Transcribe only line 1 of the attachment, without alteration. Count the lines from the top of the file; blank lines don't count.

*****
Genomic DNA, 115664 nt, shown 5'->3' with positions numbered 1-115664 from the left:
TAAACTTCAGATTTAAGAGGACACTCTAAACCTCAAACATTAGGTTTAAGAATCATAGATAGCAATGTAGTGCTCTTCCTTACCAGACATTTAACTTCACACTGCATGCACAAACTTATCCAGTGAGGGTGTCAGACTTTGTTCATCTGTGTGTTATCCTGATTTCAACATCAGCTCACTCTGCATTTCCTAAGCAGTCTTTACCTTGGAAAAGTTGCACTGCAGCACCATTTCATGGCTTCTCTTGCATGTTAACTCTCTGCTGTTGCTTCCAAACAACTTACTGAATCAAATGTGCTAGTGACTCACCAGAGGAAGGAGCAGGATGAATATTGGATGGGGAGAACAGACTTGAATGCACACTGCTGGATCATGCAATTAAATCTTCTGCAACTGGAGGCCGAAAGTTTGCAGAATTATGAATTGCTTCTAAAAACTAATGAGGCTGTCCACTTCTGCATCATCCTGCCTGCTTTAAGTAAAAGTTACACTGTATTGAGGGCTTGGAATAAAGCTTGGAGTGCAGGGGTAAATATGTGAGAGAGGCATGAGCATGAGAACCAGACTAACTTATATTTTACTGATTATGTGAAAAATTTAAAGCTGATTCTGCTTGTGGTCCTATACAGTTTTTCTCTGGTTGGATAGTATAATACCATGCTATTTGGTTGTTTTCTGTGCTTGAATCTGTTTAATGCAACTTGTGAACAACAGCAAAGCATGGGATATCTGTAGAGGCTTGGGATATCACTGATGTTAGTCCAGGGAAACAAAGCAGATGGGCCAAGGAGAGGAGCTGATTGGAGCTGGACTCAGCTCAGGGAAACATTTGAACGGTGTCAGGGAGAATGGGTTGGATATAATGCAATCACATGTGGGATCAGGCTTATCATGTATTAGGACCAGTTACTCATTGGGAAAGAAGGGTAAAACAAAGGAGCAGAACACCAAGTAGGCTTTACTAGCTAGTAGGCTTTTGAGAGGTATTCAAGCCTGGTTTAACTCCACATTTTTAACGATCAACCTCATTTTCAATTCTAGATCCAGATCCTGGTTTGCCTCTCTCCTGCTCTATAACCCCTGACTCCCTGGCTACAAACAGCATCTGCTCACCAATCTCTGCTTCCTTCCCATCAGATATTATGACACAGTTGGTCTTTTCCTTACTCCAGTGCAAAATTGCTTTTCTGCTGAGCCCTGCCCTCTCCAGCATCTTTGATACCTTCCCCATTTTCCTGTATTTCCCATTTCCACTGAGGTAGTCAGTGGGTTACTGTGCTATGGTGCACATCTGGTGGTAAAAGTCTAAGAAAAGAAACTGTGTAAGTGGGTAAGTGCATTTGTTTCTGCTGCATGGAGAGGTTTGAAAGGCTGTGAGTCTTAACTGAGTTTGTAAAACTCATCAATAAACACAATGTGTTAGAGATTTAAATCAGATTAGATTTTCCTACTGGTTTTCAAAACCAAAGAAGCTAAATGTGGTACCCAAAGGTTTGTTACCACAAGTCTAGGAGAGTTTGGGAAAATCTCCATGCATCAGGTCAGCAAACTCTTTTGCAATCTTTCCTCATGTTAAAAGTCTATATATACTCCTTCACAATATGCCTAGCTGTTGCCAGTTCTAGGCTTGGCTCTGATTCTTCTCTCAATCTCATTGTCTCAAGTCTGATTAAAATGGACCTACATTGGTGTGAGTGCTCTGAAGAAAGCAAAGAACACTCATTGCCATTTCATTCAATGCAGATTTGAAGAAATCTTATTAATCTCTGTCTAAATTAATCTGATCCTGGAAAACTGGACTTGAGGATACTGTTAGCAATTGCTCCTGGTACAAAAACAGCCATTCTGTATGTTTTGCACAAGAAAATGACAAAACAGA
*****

Genomic DNA, 115664 nt, shown 5'->3' with positions numbered 1-115664 from the left: